ZipFile can also take a file-like object, so you can use a BytesIO object to hold your zip-file bytes, since /tmp implies you might not need to hold onto this data:

from io import BytesIO

def download_and_return_content():
    # your temporary file-handle
    tmp_file = BytesIO()

    url = 'https://www.ohjelmointiputka.net/tiedostot/junar.zip'
    with urllib.request.urlopen(url) as response:
        tmp_file.write(response.read())

    tmp_file.seek(0)

    with ZipFile(tmp_file) as myzip:
        with myzip.open('junar1.in') as fh:
            return fh.read()

Lastly, the if check implies that maybe you want to cache the data somehow. You could in theory use BytesIO as a mutable default. You can use BytesIO.tell() as your check if it has content:

def get_content(tmp=BytesIO()):
    # buffer is at position 0, it has not been read or written to
    # therefore it is probably empty
    if not tmp.tell():
        tmp.truncate() # just in case
        url = 'https://www.ohjelmointiputka.net/tiedostot/junar.zip'
        with urllib.request.urlopen(url) as response:
            tmp.write(response.read())

    # set buffer to position 0 to read content
    tmp.seek(0)

    with ZipFile(tmp) as myzip:
        # this will move the buffer to a non-zero position
        # so, now tmp.tell() will be non-zero and will pass the
        # if check on the next function call
        with myzip.open('junar1.in') as fh:
            return fh.read()

As a caveat, there are caching libraries in python that can accomplish this as well, I'm just not familiar enough with them to suggest any in a meaningful way.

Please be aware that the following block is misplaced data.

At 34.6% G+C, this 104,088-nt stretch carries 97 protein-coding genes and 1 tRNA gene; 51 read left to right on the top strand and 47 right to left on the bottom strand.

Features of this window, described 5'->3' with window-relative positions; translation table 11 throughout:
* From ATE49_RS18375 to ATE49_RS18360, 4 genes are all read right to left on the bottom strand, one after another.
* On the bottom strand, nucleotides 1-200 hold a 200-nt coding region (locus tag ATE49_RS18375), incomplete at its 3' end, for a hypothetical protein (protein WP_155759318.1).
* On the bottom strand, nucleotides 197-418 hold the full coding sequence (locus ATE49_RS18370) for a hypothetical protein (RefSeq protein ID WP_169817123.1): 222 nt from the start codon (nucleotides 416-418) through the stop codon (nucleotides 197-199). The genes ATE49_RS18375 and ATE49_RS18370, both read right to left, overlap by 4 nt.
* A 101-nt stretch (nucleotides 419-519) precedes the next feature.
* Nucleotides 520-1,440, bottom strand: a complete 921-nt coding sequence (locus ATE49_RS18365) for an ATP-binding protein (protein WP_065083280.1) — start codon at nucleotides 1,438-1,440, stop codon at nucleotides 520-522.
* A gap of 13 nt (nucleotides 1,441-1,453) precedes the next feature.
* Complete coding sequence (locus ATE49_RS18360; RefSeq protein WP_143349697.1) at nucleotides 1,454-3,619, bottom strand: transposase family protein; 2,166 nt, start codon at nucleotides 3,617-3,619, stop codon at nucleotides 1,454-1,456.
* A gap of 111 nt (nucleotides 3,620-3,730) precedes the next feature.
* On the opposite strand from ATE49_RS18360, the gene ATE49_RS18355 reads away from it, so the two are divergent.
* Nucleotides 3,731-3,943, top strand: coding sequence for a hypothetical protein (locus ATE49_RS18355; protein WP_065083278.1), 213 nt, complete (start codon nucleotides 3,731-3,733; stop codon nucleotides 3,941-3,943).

Before everybody grabs their torches and pitchforks, the non-mutable-default way (usually mutable defaults are seen as bad design) could look something like this:

# refactor into two functions, one that does the actual urllib call
# for you to retrieve your data
def get_data(tmp=None):
    tmp = tmp or BytesIO()

    with urllib.request.urlopen(url) as response:
        tmp.write(response.read())

    return tmp

# and one to actually extract the file
def extract_file(tmp=None):
    tmp = tmp or get_data()

    tmp.seek(0)

    with ZipFile(tmp) as myzip:
        with myzip.open('junar1.in') as fh:
            return fh.read()


# now you can hold that BytesIO object
tmp_file = get_data()

content = extract_file(tmp_file)
# returns b'10\r\n6\r\n1\r\n4\r\n10\r\n7\r\n2\r\n3\r\n9\r\n5\r\n8\r\n'

# and if you want to write that temp file somewhere
with open('/tmp/somefile.zip', 'wb') as fh:
    tmp_file.seek(0)
    fh.write(tmp_file.read())

Of course this all depends on what you need that zipfile for, but this cuts down on the amount of reads and writes you are doing under the hood.